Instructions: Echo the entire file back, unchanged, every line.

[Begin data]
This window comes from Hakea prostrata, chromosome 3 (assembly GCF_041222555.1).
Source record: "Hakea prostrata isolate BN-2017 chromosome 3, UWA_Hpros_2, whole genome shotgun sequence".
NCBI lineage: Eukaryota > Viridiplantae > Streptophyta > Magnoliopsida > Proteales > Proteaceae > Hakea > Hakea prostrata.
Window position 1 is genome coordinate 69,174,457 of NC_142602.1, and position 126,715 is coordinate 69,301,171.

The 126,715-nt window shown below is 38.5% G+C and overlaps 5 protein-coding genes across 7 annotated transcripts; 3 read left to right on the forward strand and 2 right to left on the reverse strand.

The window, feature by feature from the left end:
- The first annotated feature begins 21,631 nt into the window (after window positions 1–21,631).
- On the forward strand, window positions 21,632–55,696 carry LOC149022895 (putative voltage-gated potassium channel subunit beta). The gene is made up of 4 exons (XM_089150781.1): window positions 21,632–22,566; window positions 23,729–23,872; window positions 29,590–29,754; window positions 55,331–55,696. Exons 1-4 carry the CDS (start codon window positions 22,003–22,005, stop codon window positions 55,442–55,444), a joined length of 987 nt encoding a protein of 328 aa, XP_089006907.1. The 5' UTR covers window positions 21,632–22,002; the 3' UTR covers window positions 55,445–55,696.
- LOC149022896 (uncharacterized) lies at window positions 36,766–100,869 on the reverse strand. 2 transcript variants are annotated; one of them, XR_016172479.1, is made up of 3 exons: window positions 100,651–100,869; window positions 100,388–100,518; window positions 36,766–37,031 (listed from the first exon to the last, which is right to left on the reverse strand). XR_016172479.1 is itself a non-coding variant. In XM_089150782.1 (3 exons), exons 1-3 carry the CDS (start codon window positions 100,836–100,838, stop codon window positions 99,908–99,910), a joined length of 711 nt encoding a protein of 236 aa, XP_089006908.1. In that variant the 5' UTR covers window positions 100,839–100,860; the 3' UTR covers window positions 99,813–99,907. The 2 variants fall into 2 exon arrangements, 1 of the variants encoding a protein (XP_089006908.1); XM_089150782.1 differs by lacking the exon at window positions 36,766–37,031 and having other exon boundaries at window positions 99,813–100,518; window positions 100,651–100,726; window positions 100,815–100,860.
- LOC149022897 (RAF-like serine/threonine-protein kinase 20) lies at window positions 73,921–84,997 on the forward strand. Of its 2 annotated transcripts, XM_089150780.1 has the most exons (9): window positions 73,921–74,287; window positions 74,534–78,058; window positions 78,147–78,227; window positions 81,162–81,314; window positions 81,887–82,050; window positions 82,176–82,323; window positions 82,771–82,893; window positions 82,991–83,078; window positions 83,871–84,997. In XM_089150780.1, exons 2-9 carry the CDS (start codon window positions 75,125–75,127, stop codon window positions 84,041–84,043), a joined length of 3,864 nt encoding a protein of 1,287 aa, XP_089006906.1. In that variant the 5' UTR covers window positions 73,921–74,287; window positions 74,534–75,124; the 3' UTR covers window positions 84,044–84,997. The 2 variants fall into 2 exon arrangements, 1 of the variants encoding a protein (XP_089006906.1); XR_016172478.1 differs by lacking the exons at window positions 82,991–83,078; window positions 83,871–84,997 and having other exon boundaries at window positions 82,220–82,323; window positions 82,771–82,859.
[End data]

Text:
This window comes from Hakea prostrata, chromosome 3 (assembly GCF_041222555.1).
Source record: "Hakea prostrata isolate BN-2017 chromosome 3, UWA_Hpros_2, whole genome shotgun sequence".
NCBI lineage: Eukaryota > Viridiplantae > Streptophyta > Magnoliopsida > Proteales > Proteaceae > Hakea > Hakea prostrata.
Window position 1 is genome coordinate 69,174,457 of NC_142602.1, and position 126,715 is coordinate 69,301,171.

The 126,715-nt window shown below is 38.5% G+C and overlaps 5 protein-coding genes across 7 annotated transcripts; 3 read left to right on the forward strand and 2 right to left on the reverse strand.

The window, feature by feature from the left end:
- The first annotated feature begins 21,631 nt into the window (after window positions 1–21,631).
- On the forward strand, window positions 21,632–55,696 carry LOC149022895 (putative voltage-gated potassium channel subunit beta). The gene is made up of 4 exons (XM_089150781.1): window positions 21,632–22,566; window positions 23,729–23,872; window positions 29,590–29,754; window positions 55,331–55,696. Exons 1-4 carry the CDS (start codon window positions 22,003–22,005, stop codon window positions 55,442–55,444), a joined length of 987 nt encoding a protein of 328 aa, XP_089006907.1. The 5' UTR covers window positions 21,632–22,002; the 3' UTR covers window positions 55,445–55,696.
- LOC149022896 (uncharacterized) lies at window positions 36,766–100,869 on the reverse strand. 2 transcript variants are annotated; one of them, XR_016172479.1, is made up of 3 exons: window positions 100,651–100,869; window positions 100,388–100,518; window positions 36,766–37,031 (listed from the first exon to the last, which is right to left on the reverse strand). XR_016172479.1 is itself a non-coding variant. In XM_089150782.1 (3 exons), exons 1-3 carry the CDS (start codon window positions 100,836–100,838, stop codon window positions 99,908–99,910), a joined length of 711 nt encoding a protein of 236 aa, XP_089006908.1. In that variant the 5' UTR covers window positions 100,839–100,860; the 3' UTR covers window positions 99,813–99,907. The 2 variants fall into 2 exon arrangements, 1 of the variants encoding a protein (XP_089006908.1); XM_089150782.1 differs by lacking the exon at window positions 36,766–37,031 and having other exon boundaries at window positions 99,813–100,518; window positions 100,651–100,726; window positions 100,815–100,860.
- LOC149022897 (RAF-like serine/threonine-protein kinase 20) lies at window positions 73,921–84,997 on the forward strand. Of its 2 annotated transcripts, XM_089150780.1 has the most exons (9): window positions 73,921–74,287; window positions 74,534–78,058; window positions 78,147–78,227; window positions 81,162–81,314; window positions 81,887–82,050; window positions 82,176–82,323; window positions 82,771–82,893; window positions 82,991–83,078; window positions 83,871–84,997. In XM_089150780.1, exons 2-9 carry the CDS (start codon window positions 75,125–75,127, stop codon window positions 84,041–84,043), a joined length of 3,864 nt encoding a protein of 1,287 aa, XP_089006906.1. In that variant the 5' UTR covers window positions 73,921–74,287; window positions 74,534–75,124; the 3' UTR covers window positions 84,044–84,997. The 2 variants fall into 2 exon arrangements, 1 of the variants encoding a protein (XP_089006906.1); XR_016172478.1 differs by lacking the exons at window positions 82,991–83,078; window positions 83,871–84,997 and having other exon boundaries at window positions 82,220–82,323; window positions 82,771–82,859.